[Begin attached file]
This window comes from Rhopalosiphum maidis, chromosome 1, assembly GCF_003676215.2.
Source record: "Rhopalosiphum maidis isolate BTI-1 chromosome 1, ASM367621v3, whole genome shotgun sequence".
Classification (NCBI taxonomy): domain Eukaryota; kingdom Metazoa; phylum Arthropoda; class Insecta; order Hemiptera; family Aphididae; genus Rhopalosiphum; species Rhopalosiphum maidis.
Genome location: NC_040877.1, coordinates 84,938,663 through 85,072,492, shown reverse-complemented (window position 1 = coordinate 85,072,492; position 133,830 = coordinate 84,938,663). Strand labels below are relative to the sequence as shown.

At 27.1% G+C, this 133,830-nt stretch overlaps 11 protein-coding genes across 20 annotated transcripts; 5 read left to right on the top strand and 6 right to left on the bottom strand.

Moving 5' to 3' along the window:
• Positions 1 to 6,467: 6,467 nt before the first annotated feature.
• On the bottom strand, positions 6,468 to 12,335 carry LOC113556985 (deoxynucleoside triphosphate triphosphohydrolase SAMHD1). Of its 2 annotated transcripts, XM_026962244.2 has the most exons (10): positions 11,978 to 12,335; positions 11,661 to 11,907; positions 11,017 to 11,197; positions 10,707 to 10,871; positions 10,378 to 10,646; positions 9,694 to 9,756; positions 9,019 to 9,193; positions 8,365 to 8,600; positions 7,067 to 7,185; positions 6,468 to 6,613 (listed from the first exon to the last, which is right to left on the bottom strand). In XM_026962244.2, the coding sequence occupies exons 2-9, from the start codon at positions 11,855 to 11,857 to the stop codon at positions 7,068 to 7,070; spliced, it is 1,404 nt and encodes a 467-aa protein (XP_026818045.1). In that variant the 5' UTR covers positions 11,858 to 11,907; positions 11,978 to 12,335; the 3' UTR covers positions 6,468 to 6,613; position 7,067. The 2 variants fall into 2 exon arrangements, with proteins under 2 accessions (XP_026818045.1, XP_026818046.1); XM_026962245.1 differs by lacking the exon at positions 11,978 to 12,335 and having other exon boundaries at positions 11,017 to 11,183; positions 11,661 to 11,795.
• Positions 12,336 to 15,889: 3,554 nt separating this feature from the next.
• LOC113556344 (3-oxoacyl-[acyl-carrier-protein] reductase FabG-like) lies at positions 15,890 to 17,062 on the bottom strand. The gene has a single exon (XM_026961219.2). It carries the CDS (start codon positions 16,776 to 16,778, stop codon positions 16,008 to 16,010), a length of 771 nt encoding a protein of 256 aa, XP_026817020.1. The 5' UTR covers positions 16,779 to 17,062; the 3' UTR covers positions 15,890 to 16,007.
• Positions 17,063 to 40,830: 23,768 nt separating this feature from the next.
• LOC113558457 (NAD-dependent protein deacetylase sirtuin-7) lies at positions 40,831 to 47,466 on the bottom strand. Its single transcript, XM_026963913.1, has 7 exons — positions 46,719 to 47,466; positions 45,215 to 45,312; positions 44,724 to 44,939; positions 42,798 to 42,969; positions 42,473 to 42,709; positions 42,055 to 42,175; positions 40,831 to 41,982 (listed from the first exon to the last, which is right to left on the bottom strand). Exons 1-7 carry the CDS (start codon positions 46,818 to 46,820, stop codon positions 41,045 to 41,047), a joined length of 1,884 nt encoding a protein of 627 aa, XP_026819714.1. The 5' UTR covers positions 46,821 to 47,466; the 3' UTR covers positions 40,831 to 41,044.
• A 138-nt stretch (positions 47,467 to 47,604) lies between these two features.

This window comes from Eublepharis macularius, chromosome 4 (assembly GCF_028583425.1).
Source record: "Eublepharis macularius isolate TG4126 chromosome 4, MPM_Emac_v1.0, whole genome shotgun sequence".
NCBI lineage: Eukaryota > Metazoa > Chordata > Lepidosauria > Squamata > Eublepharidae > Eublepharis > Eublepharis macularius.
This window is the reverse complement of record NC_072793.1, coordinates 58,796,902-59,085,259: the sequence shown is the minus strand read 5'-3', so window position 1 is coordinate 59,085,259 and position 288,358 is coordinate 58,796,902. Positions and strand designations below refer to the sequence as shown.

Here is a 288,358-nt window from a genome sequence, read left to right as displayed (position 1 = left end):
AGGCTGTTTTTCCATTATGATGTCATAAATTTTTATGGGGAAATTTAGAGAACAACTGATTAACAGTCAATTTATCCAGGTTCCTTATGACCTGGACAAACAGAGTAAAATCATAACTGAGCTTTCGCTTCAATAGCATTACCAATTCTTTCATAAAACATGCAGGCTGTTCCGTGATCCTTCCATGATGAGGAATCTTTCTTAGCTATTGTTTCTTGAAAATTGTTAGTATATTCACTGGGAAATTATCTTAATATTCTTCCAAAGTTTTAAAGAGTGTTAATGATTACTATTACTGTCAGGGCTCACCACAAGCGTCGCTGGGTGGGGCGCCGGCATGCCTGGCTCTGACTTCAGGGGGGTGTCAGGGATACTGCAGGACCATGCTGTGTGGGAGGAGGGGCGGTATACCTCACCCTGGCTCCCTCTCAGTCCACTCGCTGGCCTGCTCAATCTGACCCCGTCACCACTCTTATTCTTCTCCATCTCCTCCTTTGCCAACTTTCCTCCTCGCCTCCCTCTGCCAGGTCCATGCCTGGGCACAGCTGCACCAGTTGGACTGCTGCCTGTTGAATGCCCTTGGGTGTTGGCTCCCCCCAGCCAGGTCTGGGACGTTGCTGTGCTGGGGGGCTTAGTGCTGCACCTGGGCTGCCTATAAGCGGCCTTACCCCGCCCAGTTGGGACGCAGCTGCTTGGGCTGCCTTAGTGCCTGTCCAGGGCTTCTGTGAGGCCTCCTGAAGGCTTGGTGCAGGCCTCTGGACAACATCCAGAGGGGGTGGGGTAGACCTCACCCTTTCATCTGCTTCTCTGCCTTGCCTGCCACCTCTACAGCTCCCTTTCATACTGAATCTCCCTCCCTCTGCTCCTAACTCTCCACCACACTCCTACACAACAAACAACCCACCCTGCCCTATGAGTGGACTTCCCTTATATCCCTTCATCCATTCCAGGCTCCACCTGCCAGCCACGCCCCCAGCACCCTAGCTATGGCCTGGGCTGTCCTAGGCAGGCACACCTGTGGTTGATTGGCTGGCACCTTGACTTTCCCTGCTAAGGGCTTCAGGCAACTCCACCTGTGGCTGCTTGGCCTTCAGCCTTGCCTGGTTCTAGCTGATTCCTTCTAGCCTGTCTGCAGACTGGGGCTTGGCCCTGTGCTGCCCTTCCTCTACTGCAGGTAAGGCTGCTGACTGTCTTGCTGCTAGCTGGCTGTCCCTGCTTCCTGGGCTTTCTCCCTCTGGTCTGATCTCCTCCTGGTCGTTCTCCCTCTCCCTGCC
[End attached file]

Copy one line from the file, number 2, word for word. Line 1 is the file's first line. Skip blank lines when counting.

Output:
Source record: "Rhopalosiphum maidis isolate BTI-1 chromosome 1, ASM367621v3, whole genome shotgun sequence".